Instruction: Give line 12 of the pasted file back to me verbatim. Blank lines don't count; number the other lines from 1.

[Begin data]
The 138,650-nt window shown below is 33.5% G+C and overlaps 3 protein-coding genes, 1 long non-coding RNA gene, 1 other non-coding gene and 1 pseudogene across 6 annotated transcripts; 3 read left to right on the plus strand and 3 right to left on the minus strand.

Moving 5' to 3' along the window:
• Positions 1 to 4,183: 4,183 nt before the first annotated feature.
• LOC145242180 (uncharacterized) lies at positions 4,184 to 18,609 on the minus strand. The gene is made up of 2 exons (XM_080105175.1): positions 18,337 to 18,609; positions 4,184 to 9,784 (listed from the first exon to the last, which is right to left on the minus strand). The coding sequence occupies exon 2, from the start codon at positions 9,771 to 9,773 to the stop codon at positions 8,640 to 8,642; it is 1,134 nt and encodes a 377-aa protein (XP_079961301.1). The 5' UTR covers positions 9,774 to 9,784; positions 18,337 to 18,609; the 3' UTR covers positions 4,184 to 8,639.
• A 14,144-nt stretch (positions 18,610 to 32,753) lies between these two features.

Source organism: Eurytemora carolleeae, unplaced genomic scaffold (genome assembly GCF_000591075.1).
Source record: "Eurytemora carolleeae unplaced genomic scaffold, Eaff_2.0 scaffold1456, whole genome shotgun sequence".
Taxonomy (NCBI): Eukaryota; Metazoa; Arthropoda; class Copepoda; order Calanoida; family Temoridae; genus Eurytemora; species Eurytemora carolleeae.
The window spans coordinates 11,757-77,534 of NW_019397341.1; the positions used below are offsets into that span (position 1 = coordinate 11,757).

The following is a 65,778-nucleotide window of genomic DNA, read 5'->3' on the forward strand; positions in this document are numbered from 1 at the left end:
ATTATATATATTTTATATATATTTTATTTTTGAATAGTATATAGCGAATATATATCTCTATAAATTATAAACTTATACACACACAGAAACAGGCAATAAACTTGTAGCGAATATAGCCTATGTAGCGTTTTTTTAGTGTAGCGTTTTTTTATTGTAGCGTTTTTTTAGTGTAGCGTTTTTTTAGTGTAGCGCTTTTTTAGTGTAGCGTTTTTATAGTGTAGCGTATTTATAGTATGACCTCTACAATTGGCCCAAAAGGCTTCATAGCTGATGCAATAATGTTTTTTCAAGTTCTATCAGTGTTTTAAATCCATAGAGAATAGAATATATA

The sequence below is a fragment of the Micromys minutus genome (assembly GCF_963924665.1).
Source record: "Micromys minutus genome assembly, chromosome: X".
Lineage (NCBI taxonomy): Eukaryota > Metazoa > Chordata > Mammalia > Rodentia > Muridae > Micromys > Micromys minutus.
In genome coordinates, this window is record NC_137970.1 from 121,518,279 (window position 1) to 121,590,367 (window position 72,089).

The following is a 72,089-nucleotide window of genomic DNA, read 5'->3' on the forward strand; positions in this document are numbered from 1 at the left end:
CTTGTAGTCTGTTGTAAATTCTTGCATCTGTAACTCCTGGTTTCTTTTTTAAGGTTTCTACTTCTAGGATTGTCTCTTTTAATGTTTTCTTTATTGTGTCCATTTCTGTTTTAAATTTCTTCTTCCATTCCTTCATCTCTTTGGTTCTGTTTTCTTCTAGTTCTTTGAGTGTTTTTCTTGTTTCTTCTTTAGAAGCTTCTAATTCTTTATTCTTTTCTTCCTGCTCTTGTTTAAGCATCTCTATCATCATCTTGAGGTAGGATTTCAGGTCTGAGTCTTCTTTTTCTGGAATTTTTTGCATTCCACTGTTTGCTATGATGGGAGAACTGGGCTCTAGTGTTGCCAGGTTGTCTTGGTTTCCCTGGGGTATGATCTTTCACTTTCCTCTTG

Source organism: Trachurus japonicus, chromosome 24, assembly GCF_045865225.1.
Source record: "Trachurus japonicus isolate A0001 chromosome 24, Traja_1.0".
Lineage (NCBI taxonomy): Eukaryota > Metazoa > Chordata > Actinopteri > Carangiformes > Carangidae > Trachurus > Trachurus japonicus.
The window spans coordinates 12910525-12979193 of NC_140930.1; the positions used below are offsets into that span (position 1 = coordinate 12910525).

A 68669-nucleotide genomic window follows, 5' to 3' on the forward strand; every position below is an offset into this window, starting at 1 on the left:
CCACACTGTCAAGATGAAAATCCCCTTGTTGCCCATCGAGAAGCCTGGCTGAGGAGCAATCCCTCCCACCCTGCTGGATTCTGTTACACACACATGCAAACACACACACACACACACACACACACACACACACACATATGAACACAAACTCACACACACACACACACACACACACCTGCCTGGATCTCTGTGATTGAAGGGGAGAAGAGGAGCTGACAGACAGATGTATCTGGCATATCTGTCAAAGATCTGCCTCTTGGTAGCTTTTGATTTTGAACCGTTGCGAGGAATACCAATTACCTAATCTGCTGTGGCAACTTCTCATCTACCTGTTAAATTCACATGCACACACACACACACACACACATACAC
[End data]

The sequence below is a fragment of the Micromys minutus genome (assembly GCF_963924665.1).